When I start working with a new coaching client, one of the first things I look for is how well the person is connected. Several years ago I came to the conclusion that the quality of my clients’ connections with others often determines the extent to which they will achieve their coaching goals.
Being well-connected doesn’t necessarily mean joining a lot of groups or having dozens of friends. Numerous studies have shown that it’s not the quantity, but the quality, of connections that matter. However, being connected does mean having at least a few high quality connections that give meaning and purpose to your life.
Being Connected Feeds Your Spirit
Brené Brown, a social researcher and one of my favorite authors, published her 4th New York Times bestseller this year: Braving the Wilderness: The Quest for True Belonging and the Courage to Stand Alone. Over the past 15 years, she and her team have collected 200-thousand-plus pieces of data about “connectedness” and related topics.
Brown’s conclusion is that we have sorted ourselves into factions and that we are more disconnected from each other than ever. In fact, she concludes that the world is in a collective spiritual crisis.
Brown bases her conclusion on a definition of spirituality from an earlier book that she wrote, The Gifts of Imperfection:
Spirituality is recognizing and celebrating that we are all inextricably connected to each other by a power greater than all of us, and that our connection to that power and to one another is grounded in love and compassion. Brené Brown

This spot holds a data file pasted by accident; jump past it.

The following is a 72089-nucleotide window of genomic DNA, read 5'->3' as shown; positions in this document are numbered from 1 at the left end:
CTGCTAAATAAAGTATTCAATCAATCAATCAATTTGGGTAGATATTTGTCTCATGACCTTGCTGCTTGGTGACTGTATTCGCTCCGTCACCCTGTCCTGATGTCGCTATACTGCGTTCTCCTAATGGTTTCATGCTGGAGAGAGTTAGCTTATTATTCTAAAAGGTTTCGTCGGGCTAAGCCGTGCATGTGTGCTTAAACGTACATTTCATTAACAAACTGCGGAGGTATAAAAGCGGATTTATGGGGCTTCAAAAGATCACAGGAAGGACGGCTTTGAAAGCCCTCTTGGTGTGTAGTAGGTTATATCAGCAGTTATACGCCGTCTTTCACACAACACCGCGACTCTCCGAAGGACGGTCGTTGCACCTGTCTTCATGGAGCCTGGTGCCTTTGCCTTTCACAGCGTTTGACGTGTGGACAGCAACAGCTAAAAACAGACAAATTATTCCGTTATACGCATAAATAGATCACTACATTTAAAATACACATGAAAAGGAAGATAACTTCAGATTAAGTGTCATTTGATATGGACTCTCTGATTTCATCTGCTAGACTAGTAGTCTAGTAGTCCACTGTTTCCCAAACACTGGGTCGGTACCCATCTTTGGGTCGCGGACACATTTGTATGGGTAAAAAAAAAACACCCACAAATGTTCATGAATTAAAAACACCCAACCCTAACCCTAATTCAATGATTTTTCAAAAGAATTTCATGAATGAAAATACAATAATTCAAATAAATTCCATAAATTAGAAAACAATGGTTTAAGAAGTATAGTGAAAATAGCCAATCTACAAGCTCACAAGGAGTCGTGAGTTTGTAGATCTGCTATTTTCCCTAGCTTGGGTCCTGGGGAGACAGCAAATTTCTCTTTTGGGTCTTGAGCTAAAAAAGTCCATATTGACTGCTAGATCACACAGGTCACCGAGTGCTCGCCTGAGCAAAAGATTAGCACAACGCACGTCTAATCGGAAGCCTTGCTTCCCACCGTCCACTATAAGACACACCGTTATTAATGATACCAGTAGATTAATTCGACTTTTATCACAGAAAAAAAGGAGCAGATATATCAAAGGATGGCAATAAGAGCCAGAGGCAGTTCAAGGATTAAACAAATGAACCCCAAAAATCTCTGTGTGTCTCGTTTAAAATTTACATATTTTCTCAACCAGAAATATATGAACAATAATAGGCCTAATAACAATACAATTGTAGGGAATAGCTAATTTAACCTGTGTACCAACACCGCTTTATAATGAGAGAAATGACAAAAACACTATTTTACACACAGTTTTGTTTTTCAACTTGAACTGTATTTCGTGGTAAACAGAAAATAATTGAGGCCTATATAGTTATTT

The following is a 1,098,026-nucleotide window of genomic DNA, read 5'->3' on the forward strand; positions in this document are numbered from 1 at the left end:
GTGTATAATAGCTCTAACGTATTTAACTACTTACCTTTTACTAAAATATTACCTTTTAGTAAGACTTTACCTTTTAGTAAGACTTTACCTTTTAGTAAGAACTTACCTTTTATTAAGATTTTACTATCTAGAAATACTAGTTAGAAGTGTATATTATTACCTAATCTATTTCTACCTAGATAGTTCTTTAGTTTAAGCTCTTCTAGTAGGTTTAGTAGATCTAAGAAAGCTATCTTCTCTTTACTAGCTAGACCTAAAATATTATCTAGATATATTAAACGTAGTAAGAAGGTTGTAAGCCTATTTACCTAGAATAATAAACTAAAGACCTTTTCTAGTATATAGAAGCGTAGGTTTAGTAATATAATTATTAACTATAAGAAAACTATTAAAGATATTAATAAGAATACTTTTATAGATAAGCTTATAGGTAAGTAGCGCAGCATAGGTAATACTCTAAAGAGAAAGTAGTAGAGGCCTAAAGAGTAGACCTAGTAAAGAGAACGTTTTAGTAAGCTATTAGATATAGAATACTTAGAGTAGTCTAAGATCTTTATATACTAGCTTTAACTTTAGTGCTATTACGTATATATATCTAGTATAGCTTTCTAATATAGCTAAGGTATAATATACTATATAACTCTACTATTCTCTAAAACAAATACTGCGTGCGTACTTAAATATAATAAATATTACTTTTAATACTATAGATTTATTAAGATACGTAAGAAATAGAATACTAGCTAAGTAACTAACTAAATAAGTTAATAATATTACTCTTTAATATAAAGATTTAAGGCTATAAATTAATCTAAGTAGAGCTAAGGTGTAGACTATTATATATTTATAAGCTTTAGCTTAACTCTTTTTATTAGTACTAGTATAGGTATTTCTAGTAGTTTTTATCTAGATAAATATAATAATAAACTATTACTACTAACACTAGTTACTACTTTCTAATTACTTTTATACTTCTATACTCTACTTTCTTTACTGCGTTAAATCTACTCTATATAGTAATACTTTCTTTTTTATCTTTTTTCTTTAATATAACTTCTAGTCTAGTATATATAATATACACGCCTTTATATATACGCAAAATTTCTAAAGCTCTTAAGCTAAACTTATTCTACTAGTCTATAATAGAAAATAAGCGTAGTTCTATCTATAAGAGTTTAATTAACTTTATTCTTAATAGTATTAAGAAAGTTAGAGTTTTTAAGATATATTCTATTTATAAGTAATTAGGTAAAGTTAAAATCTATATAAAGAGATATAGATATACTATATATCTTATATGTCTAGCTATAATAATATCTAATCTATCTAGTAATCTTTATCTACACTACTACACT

Being Connected – Almost Anywhere!
Dennis and I just returned from a 10-day vacation in Belize. Sure, the weather was wonderful (a high of 83 degrees Fahrenheit and a low of 70 while we’re shivering in the 20s back at home today!). But if I had to say one thing that made our trip really special, it was the connections that we made.
In Belize, our shuttle drivers, tour guides, and B&B hosts were amazing. They knew just what to say and do to make us feel comfortable and to connect us with the heart and soul of Belize – and to them. On our snorkeling trip and boat ride to Bread & Butter Cayes with a family of four, we discovered that the father in the family knows my brother in Ipswich, MA! On a walk into Hopkins Village, we met a man who worked for DuPont in Richmond, VA – where we had our very first client in 1981 and know many people in leadership positions.
In short, Dennis and I felt connected to others on our vacation. It was a great feeling, and it lingers.
That Lonely Feeling When You’re Not Connected
Recently, one of my clients said to me, “I can barely get through the Holidays with my family members. They were with me for four hours on Christmas Day, and I’m still not quite back to being myself. I felt so alone, even though I was with my family. Now, I know that’s not healthy. In fact, I want to have a closer connection to my family. I want to move past some of the things that are keeping me from doing that. I want to be connected.”